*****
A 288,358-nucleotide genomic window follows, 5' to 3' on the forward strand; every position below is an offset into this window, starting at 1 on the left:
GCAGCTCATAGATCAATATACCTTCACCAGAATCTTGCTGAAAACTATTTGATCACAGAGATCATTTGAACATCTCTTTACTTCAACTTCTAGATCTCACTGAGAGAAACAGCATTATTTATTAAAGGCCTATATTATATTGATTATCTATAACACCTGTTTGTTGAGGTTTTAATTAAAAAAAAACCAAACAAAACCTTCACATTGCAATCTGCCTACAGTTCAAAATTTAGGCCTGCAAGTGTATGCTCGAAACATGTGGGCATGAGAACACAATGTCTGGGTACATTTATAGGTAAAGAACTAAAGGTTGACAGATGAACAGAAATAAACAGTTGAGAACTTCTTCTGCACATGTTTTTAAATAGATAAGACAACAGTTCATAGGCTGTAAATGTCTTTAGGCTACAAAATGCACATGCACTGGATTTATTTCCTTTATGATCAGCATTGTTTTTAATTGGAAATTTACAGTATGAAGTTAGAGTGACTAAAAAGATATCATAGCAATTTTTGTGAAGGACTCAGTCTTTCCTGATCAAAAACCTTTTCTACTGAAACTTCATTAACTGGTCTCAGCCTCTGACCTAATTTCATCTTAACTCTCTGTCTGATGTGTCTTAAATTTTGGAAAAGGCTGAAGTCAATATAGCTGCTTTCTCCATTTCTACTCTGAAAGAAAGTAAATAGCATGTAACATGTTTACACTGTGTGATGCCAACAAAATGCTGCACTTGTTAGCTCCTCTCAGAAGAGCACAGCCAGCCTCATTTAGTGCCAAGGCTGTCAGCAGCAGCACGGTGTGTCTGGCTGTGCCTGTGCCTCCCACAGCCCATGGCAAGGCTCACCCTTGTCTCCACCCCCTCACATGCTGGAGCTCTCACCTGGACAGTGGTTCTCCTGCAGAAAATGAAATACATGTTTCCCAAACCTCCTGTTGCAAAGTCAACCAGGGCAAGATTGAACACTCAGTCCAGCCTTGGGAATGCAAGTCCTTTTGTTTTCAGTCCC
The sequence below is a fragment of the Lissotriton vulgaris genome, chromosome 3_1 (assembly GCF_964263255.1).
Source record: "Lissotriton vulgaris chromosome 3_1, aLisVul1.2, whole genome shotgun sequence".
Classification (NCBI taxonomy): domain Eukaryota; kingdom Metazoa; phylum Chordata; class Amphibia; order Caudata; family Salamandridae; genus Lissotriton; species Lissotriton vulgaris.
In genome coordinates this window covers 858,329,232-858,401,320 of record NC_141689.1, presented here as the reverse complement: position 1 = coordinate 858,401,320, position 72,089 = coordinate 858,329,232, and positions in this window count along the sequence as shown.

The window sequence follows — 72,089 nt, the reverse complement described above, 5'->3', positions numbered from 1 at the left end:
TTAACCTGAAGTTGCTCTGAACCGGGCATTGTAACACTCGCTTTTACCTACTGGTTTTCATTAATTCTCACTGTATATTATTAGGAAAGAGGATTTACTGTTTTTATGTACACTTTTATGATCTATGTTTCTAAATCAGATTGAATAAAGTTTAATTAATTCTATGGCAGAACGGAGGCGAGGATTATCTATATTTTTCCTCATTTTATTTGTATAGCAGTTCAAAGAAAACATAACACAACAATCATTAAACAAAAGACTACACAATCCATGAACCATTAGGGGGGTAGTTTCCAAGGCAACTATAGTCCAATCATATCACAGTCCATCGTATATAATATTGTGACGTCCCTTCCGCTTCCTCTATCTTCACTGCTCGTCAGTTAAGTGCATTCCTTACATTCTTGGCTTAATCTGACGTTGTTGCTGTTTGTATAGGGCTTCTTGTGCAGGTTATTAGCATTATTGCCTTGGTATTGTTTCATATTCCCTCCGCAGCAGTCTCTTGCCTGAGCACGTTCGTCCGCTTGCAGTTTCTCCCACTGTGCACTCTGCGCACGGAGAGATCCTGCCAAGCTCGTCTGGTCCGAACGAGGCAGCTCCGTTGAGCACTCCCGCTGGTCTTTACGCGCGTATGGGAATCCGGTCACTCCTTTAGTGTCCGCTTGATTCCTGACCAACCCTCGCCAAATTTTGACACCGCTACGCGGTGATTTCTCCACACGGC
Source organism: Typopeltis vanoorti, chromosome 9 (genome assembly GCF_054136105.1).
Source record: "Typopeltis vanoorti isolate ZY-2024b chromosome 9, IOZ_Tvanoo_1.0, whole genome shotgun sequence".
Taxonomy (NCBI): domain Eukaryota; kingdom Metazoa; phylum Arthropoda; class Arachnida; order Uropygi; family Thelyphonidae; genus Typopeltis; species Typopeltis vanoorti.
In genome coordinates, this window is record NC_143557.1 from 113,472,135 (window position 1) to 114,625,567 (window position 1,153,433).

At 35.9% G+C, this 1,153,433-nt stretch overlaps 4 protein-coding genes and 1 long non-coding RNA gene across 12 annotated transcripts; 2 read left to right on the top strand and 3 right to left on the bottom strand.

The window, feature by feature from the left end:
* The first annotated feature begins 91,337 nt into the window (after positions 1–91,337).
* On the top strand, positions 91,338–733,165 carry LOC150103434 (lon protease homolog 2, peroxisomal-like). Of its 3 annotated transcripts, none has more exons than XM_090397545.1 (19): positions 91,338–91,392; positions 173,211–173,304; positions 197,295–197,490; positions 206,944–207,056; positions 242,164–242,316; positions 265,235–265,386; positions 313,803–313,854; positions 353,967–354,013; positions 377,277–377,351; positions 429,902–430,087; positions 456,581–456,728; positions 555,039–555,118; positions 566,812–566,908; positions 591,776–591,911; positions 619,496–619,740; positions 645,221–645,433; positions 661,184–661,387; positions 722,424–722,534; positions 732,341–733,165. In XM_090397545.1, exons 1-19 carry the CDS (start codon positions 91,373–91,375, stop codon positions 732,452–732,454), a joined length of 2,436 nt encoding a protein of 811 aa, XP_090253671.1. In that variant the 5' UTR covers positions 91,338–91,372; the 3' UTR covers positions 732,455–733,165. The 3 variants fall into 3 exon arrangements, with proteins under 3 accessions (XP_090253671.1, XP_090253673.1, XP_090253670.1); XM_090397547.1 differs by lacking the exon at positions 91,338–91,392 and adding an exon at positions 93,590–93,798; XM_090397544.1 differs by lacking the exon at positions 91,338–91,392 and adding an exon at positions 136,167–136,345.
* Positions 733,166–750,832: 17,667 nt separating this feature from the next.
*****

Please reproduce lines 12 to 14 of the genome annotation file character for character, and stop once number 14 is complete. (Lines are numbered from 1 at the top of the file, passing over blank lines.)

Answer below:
In genome coordinates, this window is record NC_143557.1 from 113,472,135 (window position 1) to 114,625,567 (window position 1,153,433).

At 35.9% G+C, this 1,153,433-nt stretch overlaps 4 protein-coding genes and 1 long non-coding RNA gene across 12 annotated transcripts; 2 read left to right on the top strand and 3 right to left on the bottom strand.

The window, feature by feature from the left end: